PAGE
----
A HIP investor can find human impact and profit potential in every type of investment. Formally, these are called asset classes, and you want a diverse mix of them in your portfolio. Each investment category or “class” has a different risk and return profile. Asset class choices that have higher risks seek to reward investors with higher returns.
Each investor has varying tolerance for risk. Portfolios can have a mix of high and low risk, which each expect a higher or lower return. A HIP Portfolio seeks to lower risks across all categories, especially those associated with long-term issues like managing health and wellness and ecological sustainability. A HIP Portfolio of equities also seeks to deliver higher than expected returns than the S&P benchmarks. Specifically, the HIP 100 Portfolio competes against the S&P 100 benchmark; the HIP100 re-weights the same equity components based on quantitative sustainability criteria, which tend to be leading indicators of financial performance. The latest performance (and disclosures) of the HIP100 can be found here.
In finance terms, if all asset classes realized lower risk or higher return by being allocated in a HIP way, the results could be a more optimal “efficient frontier” of choices for investors. Basically, an investor who assembles portfolios that are “more efficient” could experience more gains or lower risks. And HIP investors always seek to increase the net positive human impact of their investments.
Determining allocations for your portfolio
In excerpting the HIP book so far, we have focused on how to evaluate investments for the equity portion of your portfolio. When investing for long-term goals like retirement or your newborn’s college tuition, equities tend to deliver some of the highest returns relative to other choices for your portfolio. The table below shows the typical risk and return ranges of varying asset types including equities, bonds, government Treasuries, and cash.
From 1926 to 2005, Ibboston’s database of stocks, bonds and inflation has calculated average annual returns and the annual volatility (risk) realized. Consumer inflation has averaged 3.0 percent over this period, which has offset most of the average annual 3.7 percent returns from U.S. Treasury bills. Medium-term government debt (typically 10 years) has averaged 5.3 percent returns, and longer-term government debt (30-year duration) has returned about 5.5 percent annually during these decades. Long-term corporate bonds average a return of 5.9 percent over this multi-decade time frame, with slightly lower volatility than U.S. government bonds. The highest returns—and highest risks—come from stocks: large-company stocks have averaged 10.4 percent annually, and small-company stocks have produced 12.6 percent annual returns on average in this time. Any year’s returns can vary widely around this average. Hence, investors must be conscientious about their time horizon and when these investments will be needed.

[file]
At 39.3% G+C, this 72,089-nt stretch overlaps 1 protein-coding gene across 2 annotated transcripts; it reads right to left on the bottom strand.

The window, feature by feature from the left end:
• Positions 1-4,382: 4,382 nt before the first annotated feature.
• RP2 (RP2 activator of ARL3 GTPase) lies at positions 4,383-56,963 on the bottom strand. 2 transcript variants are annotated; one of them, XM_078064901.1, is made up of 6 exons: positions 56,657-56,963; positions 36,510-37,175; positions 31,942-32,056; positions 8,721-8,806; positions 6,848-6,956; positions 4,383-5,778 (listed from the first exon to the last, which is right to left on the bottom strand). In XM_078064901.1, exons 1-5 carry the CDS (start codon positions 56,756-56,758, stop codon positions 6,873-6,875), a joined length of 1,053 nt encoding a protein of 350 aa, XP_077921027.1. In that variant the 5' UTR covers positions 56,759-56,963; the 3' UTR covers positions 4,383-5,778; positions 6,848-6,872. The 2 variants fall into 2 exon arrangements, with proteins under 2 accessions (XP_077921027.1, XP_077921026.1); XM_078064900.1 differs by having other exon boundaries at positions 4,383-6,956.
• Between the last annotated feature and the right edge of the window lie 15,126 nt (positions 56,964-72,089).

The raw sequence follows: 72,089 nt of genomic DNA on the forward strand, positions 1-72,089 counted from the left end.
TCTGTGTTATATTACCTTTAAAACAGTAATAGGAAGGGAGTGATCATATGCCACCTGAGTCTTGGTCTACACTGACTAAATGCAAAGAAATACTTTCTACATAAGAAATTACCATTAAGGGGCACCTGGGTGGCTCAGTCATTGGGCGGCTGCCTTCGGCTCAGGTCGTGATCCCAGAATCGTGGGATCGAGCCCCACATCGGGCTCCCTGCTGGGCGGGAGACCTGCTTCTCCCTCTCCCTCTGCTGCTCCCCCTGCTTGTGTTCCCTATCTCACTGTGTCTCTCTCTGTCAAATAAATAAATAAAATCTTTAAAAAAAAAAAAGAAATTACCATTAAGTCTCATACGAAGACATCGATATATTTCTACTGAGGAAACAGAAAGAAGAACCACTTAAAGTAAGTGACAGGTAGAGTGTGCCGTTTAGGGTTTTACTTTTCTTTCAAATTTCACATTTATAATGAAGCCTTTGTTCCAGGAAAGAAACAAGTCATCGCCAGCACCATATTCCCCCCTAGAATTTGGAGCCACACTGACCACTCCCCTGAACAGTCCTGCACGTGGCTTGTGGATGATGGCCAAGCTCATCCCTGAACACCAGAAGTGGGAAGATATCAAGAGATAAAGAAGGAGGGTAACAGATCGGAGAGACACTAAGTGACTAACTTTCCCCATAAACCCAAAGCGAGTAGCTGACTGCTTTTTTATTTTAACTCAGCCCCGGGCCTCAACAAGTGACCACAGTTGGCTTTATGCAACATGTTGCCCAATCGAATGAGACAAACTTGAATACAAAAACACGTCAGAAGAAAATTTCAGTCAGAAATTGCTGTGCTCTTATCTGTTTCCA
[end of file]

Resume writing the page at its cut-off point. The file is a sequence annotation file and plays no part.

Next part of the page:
Depending on the timing of when you invest, these returns can vary significantly. An attractive decade was the 1950s, when U.S. corporations led the rebuilding of European infrastructure after World War II. A “lost” decade for equity returns was the volatile 1970s, with spikes in oil prices and multiple recessions. The year 2008 resulted in much strife among investors as the prices of nearly all types of investments fell at the same time—which is an unusual event for a diversified portfolio. The 2000–2009 decade was not kind to equities either, especially after adjusting for inflation.
While you can’t control the performance in each decade, or certainly by year, you can select a diversified HIP approach that seeks to better manage your risks and expected returns, with more positive net impacts of your portfolio. In the next section, we will examine a more comprehensive approach to target “doing good” for your portfolio and the world.
Investment choices beyond public equities
While we discussed public equities in our previous article, this feature will focus on additional investment classes. There are many other choices in how you can invest in a HIP way besides how you allocate among your public equities. A HIP investor can consider a mix of investment options to best match their risk profile for the goals and objectives for financial return and human impact for their portfolio.
There a variety of investment choices – Cash, Fixed Income, Private Equity and Venture Capital, Real Estate and Forestry, Commodities, and Tax-Deductible Charity – which allow you to manage your level of risk and diversity in your portfolio. It also allows you to seek out and support companies working to solve human needs within a profit-based model. Furthermore, it gives you, as the investor, a chance to construct a highly personalized portfolio that authentically engages your many interests and directly relates to your daily life and flow of money.